“I don’t think anyone envisions him playing 20 events – he didn’t do that when he was healthy – but if he comes out and plays some events it will be a shot in the arm for us,” Jim Furyk said.

That would be an understatement. Furyk has a different view as an owner and operator of a Champions tour event, Furyk & Friends. He lived through Tiger Mania when Woods turned pro in the summer of 1996 and became a sensation.

“I don’t know if you remember how unprepared we were for the attention, the hoopla, the media, the security, the fans, you name it. If we can get ahead of that and gauge his intentions of what he would like to do it would help our tour massively to be ready and prepared,” Furyk said. “The difference of having him at a tournament versus not is months of preparation. As excited as I am about it, I also run an event and understand how that side of an event gets ready; it makes me cautious. I won’t say nervous because the opportunity is great.”

Brady echoed Furyk’s sentiment.

“If he commits on the Friday before a tournament, we’ve had this conversation with tournaments, they won’t be prepared for it: ticket sales, which turns into an issue with your security, your transportation shuttles, concessions, everything. That was part of that white board that we did,” Brady said.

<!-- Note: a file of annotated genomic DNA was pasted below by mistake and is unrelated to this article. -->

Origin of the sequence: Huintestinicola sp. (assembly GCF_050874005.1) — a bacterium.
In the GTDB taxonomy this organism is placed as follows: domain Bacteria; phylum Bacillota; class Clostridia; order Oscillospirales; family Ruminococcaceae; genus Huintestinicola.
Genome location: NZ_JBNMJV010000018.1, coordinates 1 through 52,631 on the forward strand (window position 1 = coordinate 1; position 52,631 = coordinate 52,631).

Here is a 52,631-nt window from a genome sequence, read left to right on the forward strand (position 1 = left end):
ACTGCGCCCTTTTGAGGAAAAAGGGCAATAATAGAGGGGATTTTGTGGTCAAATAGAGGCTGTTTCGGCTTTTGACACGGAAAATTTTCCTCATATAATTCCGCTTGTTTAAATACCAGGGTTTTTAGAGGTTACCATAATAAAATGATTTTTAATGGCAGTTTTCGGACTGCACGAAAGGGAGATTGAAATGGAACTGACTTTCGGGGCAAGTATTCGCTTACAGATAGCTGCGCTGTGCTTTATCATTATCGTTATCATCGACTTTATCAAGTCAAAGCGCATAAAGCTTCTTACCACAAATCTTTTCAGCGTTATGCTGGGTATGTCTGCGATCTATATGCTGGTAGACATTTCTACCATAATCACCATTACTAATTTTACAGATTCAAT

He confirmed that he’s already had a conversation with Tiger’s agent, Mark Steinberg, to educate him on how things work on that tour.

“We had a great conversation about the Champions tour: how many events we have, the markets where we play, majors, some of the courses where we play early, a little bit about our cart policy,” Brady said. “I don’t see Tiger ever wanting to file for ADA otherwise he would have done that already.”

Stricker suggested the tour (and the other governing bodies) should consider amending its cart policy so that Tiger could ride at the majors, too.

“Let’s make sure he can play. You hate to make special rules but if we can get him out here with a cart, let’s do it, you know what I mean,” he said. “We should do everything we can.”

The addition of Els, Furyk, Harrington and Retief Goosen in the last five years have given the senior tour a boost, but TigerMania II could make the circuit the talk of the golf world again.

“I just want Tiger to come out here and play a little bit,” Brady said. “In an ideal situation, Tiger turns 50 and the Mitsubishi Electric (in January 2026) is his first start. Maybe you pair him with Fred Couples and they have a great time.”

Asked whether he’s made his pitch yet to Tiger to play in his own tournament, Furyk joked that it was too soon.

“He’s getting old,” Furyk said. “He might not even remember by the time he turns 50.”

Story originally appeared on GolfWeek